A harsh smear campaign spearheaded by Arab nationalists and Islamists has been lately raging against business tycoon Naguib Sawiris. This is in response to opinions he dared voice against the rampant tide of Islamisation of every aspect of life in Egypt, and of according Arab belonging precedence over Egyptian identity. Last week, as the 31st Cairo International Film Festival—sponsored by Sawiris’ Mobinil—came to a close, allegations that Sawiris had turned the festival into a failure filled the Cairo media. It is hard to write in defence of a powerful or high-ranking person, not least because one is quickly accused of kow-towing to that person or trying to benefit from him or her, but I find it incumbent upon me to put matters straight.
It is no secret that the festival was riddled with many shortcomings. But was Sawiris as main sponsor responsible for them? When the invitations, intended for journalists, for opening night at the Cairo Opera House (COH) were not handed to them but were sold on the black market in front of the COH gate, rumours spread that Sawiris had distributed the invitation cards among his employees. When a Moroccan film was screened instead of the scheduled Italian film, or a Turkish film instead of a German one, it was said that the main sponsor was responsible. When the Mobinil brand name and logo were printed on all the festival publications and posters, which is standard practice concerning sponsors, it was claimed that this was Sawiris propaganda.
No mention whatsoever was made of all the positive achievements due to the sponsor. The excellent quality of the festival publications this year is unprecedented. To mention but a few, an excellent book was published on British film since Britain was the guest of honour of this round of the festival. A book authored by Tareq al-Shinnawi was issued under the title Years of laughter in the Egyptian cinema. Another 300-page book on the 20th-century top Egyptian comedian Naguib al-Rihani whose name was this year honoured was also issued. But this was met with the most absurd of the criticism against Sawiris; some genius came up with the idea that Naguib al-Rihani was honoured because Naguib Sawiris is his namesake.
I find the campaign against Sawiris vicious and unreasonable. Instead of smearing his name I believe we should be telling him “thank you, Mr Sawiris”.
Egyptians against discrimination
The Egyptians Against Religious Discrimination group recently issued the following declaration:
“The Egyptians Against Religious Discrimination group has been following with concern the campaign led by the Muslim Brotherhood and Islamist salafi groups against Egyptian tycoon Naguib Sawiris.
Sawiris has come under fire because of his recent remarks about the spread of the Islamic chador-like veil in Egypt. Sawiris said walking through the streets of Cairo now reminded him of Tehran. Previously he declared that he intended to establish two satellite TV channels to challenge the “high dose” of religious and conservative programmes currently on national channels.
Following a careful scrutiny of Mr Sawiris’s words and the subsequent campaign against him, Egyptians Against Religious Discrimination has declared the followings:
1. This harsh campaign, which has reached the point of calling for the murder of Mr Sawiris, is using the sectarian dimension to settle accounts since Mr Sawiris is a Christian and also a prominent businessman, and because he gave himself the right to express his opinion on social issues in the community in which he lives.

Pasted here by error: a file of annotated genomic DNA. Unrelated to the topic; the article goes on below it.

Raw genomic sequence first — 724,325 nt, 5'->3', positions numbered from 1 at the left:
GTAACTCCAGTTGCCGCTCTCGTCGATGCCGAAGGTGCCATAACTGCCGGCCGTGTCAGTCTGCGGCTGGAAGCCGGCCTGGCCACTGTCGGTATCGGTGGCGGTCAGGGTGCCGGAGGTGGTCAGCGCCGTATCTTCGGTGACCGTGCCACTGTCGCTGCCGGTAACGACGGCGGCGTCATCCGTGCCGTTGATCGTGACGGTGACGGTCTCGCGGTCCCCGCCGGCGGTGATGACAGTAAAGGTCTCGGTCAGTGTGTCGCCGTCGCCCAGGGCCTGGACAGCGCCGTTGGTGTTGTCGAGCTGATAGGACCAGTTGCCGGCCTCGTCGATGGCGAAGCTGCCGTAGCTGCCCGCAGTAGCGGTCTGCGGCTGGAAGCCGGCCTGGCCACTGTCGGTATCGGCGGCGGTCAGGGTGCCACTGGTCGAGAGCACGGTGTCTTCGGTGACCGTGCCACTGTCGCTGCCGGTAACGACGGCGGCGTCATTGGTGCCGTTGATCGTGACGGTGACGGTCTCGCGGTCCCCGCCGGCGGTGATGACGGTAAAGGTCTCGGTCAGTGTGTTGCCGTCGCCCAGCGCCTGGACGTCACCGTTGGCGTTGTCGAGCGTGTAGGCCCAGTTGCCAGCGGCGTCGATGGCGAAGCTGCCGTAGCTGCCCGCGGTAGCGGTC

2. It is the right of Naguib Sawiris, as well as any other Egyptian, regardless of religion, colour, gender, ethnic or political denomination, to express candid opinions on all the affairs of the homeland.
3. We applaud the interest and efforts of Mr Sawiris in the movement of enlightenment and modernisation of our society, and his participation in the ongoing cultural and social debate in Egypt. This movement, even if marred by the vociferous censure of some who embrace single-dimensional thought and, worse, by those who see enlightenment as a sin, will march straight on to attain its goal through wider participation of the children of the homeland.
4. We welcome Mr Sawiris’s enlightened initiative, which agrees with the principles of Egyptians Against Religious Discrimination, in upholding freedom of thought and belief, supporting the culture of citizenship rights, and putting an end to religious discrimination through the development of a civic, democratic structure of the Egyptian State. We, therefore, declare our consolidation with him in facing the harsh sectarian campaign which is dedicated, like any other hateful sectarian effort, to segregation, isolation, then finally to absolutely cutting off the other. This is sure to undermine the very foundations of the nation. We call upon all honourable citizens—intellectuals, enlightened businessmen, and all who are concerned with public affairs and the future of this nation—to support Mr Sawiris and adopt a clear attitude towards the challenge Egypt is facing from the religious hysteria employed by the fanatics and groups of darkness who are dragging this country into the swamp of sectarian sedition.
5. Egyptians Against Religious Discrimination invites all Egyptians who care for the future of their country to support the enlightenment convoy and help our dear Egypt, in this critical period, rise from its fall and steer away from the dark paths leading to an age of oppression.
Let us always debate with one another; we may agree or disagree, but we must remain under the one umbrella of love for our homeland, and aspire towards a better future for our children and grandchildren.